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Unusual Pedicure Treatment Features Fish
Posted: July 22, 2008
page 3 of 4
Customer Patsy Fisher, 42, of Crofton, MD, admitted she was nervous as she prepared for her first fish pedicure. But her apprehension dissolved into laughter after she put her feet in the tank and the fish swarmed to her toes. “It's a little ticklish, actually,” she said.
Ho said the hot water in which the fish thrive doesn't support much plant or aquatic life, so they learned to feed on whatever food sources were available—including dead, flaking skin. They leave live skin alone because, without teeth, they can't bite it off.
In addition to offering pedicures, Ho hopes to establish a network of Doctor Fish Massage franchises and is evaluating a full-body fish treatment that, among other things, could treat psoriasis and other skin ailments.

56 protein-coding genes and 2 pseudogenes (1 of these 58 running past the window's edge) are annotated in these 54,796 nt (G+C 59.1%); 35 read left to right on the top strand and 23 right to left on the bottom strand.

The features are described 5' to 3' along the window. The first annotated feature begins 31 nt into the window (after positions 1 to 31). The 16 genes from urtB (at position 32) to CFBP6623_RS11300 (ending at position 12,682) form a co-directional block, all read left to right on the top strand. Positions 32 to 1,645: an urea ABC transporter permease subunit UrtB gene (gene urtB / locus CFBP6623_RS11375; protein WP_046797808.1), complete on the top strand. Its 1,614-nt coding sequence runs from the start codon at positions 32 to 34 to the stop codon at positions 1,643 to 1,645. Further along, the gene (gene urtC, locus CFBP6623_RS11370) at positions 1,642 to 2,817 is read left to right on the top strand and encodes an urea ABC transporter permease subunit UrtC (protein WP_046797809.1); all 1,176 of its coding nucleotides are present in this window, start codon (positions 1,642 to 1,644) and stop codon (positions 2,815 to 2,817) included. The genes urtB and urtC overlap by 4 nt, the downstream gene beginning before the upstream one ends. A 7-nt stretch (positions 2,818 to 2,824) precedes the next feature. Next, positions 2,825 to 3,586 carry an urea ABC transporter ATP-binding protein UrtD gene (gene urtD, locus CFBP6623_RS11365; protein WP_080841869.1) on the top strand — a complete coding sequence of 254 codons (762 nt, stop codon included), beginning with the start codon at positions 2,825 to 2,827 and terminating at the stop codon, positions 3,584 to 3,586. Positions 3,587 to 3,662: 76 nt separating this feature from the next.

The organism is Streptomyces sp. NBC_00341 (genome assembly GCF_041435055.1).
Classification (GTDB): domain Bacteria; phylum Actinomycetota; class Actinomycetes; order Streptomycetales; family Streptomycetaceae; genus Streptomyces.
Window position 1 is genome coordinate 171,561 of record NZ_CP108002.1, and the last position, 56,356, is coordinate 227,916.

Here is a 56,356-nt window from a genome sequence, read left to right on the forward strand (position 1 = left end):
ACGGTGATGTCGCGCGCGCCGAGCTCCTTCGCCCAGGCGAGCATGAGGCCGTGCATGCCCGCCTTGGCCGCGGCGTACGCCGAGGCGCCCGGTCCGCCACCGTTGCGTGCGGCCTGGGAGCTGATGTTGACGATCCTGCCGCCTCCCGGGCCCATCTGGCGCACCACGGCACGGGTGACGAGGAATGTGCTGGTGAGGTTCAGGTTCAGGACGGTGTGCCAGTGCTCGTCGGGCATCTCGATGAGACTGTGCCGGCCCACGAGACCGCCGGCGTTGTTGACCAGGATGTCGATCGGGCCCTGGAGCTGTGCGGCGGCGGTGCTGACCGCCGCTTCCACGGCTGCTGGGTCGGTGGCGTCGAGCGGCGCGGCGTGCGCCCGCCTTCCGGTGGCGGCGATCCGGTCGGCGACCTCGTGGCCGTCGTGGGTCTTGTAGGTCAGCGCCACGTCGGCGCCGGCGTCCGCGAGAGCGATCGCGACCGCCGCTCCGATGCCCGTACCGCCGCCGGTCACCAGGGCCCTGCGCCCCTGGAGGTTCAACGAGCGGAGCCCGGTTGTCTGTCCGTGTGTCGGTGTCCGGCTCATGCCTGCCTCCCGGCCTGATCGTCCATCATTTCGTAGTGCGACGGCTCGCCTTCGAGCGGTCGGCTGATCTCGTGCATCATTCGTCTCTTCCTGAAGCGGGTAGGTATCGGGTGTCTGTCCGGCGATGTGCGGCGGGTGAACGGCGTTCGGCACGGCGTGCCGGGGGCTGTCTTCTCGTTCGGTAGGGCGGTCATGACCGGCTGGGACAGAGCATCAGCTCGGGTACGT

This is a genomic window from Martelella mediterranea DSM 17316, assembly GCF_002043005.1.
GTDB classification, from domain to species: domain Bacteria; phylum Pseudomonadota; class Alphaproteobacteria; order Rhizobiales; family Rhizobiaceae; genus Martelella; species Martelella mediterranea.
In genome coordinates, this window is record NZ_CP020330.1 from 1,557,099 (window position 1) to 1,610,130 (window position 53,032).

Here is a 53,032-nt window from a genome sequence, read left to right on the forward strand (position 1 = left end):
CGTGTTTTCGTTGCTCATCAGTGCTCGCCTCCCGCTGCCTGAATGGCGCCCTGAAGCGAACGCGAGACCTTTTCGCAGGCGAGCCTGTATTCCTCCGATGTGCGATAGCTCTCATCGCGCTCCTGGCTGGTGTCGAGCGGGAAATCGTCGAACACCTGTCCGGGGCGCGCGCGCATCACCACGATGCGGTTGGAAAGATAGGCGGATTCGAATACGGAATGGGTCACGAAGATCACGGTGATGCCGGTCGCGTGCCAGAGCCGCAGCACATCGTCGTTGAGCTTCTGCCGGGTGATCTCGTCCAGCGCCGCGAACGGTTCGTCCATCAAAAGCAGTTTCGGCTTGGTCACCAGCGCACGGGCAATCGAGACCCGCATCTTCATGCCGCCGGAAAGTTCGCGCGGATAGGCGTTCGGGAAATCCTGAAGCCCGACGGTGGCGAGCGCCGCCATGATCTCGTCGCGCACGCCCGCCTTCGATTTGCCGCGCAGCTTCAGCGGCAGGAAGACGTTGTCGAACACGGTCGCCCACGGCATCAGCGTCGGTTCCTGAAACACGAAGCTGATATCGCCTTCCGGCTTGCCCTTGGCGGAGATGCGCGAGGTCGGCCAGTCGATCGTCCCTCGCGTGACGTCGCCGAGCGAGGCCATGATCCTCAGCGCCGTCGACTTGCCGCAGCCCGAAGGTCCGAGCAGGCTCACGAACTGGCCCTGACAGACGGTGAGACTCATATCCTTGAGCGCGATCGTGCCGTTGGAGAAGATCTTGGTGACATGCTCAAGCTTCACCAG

Ho spent a year and about $40,000 getting the pedicures up and running, with a few hiccups along the way. State regulations make no provision for regulating fish pedicures. But the county health department, which does regulate pools, required the salon to switch from a shallow, tiled communal pool that served as many as eight people to individual tanks in which the water is changed for each customer.
The communal pool also presented its own problem: At times the fish would flock to the feet of an individual with a surplus of dead skin, leaving others with a dearth of fish. “It would sometimes be embarrassing for them but it was also really hilarious,” Ho said.